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The Hawk News

The Student News Site of St. Joseph's University

The Hawk News

The Student News Site of St. Joseph's University

The Hawk News

Have a holly, jolly…Thanksgiving?

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GRAPHIC: Kaitlyn Patterson ’20

Shortly after people stuff their Halloween costumes in the backs of their closets and take down their spooky decorations, one of the most pressing debates that plagues society arises: when to turn on the Christmas tunes.

Nara Finkelstein ’22 feels that once the calendar reads Nov. 1, it’s time to start playing her favorite holiday tunes.

“Once Halloween passes, it means that Christmas is just around the corner,” Finkelstein said. “November is the ‘get ready for Christmas’ month, so spirits have to be raised and ready for what’s coming.”

For people like Mary Kate McNaught ’20, snow on the ground marks when it’s time to start playing Christmas music.

“It doesn’t match the weather,” McNaught said. “I think Christmas music should start being played once it starts snowing.”

Christmas music as we know it today was popularized in the 1940s, with artists such as Nat King Cole and Bing Crosby producing iconic holiday favorites, such as “Let it Snow! Let It Snow! Let It Snow!” and “Santa Claus Is Coming to Town,” respectively.

In the last decade, though, an influx of new, modern Christmas songs paired with covers of various classics sung by some of the biggest names in music, have taken over the airwaves and streaming services sometimes as early as Nov. 1.

Catherine Hughes, Ph.D., historical musicologist and visiting assistant professor of music at St. Joe’s, said it’s important to differentiate between liturgical music and commercial music. Traditional liturgical Christmas music isn’t generally played in religious spaces before Dec. 25, she said.

On the contrary, the more commercial music, encompassing Christmas and other holidays such as Hanukkah and Kwanzaa, begins to be celebrated earlier as a way to gear up for the religious holidays.

“If you’re trying to sell stuff for people to buy and start celebrating the liturgical season, you’re going to have to push that deep back into November,” Hughes said.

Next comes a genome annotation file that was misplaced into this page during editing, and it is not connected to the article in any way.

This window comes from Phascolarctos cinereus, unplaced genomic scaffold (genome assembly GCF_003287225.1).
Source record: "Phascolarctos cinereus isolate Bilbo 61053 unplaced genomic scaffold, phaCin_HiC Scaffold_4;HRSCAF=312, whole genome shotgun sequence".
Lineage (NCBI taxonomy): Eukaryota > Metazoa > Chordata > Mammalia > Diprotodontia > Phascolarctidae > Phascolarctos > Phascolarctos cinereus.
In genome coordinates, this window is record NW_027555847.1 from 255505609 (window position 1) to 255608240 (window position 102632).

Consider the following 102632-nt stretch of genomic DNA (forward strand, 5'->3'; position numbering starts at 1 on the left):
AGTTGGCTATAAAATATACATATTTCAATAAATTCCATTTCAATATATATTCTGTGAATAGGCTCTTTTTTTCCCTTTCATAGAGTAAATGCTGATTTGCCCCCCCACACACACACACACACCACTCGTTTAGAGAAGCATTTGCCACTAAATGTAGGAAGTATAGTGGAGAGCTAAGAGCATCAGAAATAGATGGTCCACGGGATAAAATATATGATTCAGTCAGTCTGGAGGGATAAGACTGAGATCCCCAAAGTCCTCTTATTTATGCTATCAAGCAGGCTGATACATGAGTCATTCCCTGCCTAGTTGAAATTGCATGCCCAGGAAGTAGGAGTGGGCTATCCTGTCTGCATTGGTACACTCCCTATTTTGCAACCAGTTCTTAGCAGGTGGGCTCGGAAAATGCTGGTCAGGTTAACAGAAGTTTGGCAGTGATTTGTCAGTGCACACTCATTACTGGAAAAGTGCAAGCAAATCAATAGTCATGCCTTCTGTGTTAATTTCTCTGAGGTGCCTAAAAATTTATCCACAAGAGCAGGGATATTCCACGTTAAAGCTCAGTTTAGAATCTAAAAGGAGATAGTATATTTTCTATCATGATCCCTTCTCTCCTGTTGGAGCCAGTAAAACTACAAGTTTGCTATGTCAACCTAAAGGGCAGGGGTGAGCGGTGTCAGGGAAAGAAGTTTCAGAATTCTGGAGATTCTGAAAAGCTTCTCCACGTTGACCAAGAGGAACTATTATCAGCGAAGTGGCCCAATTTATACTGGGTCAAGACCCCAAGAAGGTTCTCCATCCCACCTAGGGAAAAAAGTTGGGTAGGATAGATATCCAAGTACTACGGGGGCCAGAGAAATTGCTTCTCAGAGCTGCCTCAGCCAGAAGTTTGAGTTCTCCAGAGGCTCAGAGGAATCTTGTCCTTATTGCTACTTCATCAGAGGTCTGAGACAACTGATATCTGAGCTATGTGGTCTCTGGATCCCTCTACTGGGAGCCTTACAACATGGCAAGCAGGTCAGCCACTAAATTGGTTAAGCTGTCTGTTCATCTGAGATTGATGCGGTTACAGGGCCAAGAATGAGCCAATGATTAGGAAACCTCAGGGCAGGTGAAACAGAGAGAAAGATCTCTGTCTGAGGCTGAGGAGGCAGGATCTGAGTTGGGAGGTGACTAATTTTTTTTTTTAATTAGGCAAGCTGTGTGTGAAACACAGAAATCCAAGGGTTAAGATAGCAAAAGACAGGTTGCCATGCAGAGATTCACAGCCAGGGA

The retail aspect is a big influence, Hughes said.

“Part of it, of course, is selling as much as possible for as long as possible,” Hughes said. “If you think about where Christmas music is heard, it’s heard on the radio and in stores. So, if you play it in stores and present a bunch of Christmas stuff, then people will perhaps be more inclined to buy.”

Many retail outlets begin getting into the holiday spirit long before Thanksgiving. On St. Joe’s campus, Starbucks sells holiday-themed drinks and cups, but doesn’t pipe corresponding music over its speakers. The Saxby’s playlist depends on which student happens to be running the music.

For students like Daniel Trout ’20, listening to Christmas music before Thanksgiving just feels wrong.

“My personal thing is that I don’t play it until after Thanksgiving,” said Trout. “That’s my favorite holiday, so playing Christmas music before feels like it’s taking away from it.”

Maddie Michelini ’20 said she also wants to savor Thanksgiving first.

“It feels as if [they’re] ignoring Thanksgiving,” Michelini said. “Thanksgiving is still a holiday, separate from Christmas, and should be respected.”

But for Nate Fioravante ’20, listening to Christmas music beginning in November goes along with the prevalence of holiday-themed items.

“It just feels right,” Fioravante said. “Everywhere you go, there’s just Christmas stuff around.”

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